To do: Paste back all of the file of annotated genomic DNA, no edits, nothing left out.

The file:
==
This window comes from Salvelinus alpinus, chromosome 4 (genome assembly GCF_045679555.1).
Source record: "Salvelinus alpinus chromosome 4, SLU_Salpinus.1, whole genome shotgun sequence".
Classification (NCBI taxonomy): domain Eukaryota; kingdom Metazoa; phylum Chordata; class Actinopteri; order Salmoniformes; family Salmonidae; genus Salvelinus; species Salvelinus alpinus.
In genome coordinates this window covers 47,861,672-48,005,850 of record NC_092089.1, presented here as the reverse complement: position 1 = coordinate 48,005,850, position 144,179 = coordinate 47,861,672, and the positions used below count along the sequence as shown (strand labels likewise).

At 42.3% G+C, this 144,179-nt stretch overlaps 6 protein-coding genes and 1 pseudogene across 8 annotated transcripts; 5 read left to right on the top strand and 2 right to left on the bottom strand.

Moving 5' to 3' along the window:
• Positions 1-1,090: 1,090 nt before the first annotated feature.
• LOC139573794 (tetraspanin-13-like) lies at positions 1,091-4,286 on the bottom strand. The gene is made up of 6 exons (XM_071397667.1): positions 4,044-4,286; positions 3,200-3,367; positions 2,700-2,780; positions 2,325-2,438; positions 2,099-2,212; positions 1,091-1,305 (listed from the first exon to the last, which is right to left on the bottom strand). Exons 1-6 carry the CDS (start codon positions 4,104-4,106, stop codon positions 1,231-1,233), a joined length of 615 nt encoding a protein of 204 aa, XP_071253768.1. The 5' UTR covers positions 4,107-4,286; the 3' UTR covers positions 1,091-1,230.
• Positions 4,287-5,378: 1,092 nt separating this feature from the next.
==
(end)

This window comes from Salvelinus alpinus, chromosome 4 (genome assembly GCF_045679555.1).
Source record: "Salvelinus alpinus chromosome 4, SLU_Salpinus.1, whole genome shotgun sequence".
Classification (NCBI taxonomy): domain Eukaryota; kingdom Metazoa; phylum Chordata; class Actinopteri; order Salmoniformes; family Salmonidae; genus Salvelinus; species Salvelinus alpinus.
In genome coordinates this window covers 47,861,672-48,005,850 of record NC_092089.1, presented here as the reverse complement: position 1 = coordinate 48,005,850, position 144,179 = coordinate 47,861,672, and the positions used below count along the sequence as shown (strand labels likewise).

At 42.3% G+C, this 144,179-nt stretch overlaps 6 protein-coding genes and 1 pseudogene across 8 annotated transcripts; 5 read left to right on the top strand and 2 right to left on the bottom strand.

Moving 5' to 3' along the window:
• Positions 1-1,090: 1,090 nt before the first annotated feature.
• LOC139573794 (tetraspanin-13-like) lies at positions 1,091-4,286 on the bottom strand. The gene is made up of 6 exons (XM_071397667.1): positions 4,044-4,286; positions 3,200-3,367; positions 2,700-2,780; positions 2,325-2,438; positions 2,099-2,212; positions 1,091-1,305 (listed from the first exon to the last, which is right to left on the bottom strand). Exons 1-6 carry the CDS (start codon positions 4,104-4,106, stop codon positions 1,231-1,233), a joined length of 615 nt encoding a protein of 204 aa, XP_071253768.1. The 5' UTR covers positions 4,107-4,286; the 3' UTR covers positions 1,091-1,230.
• Positions 4,287-5,378: 1,092 nt separating this feature from the next.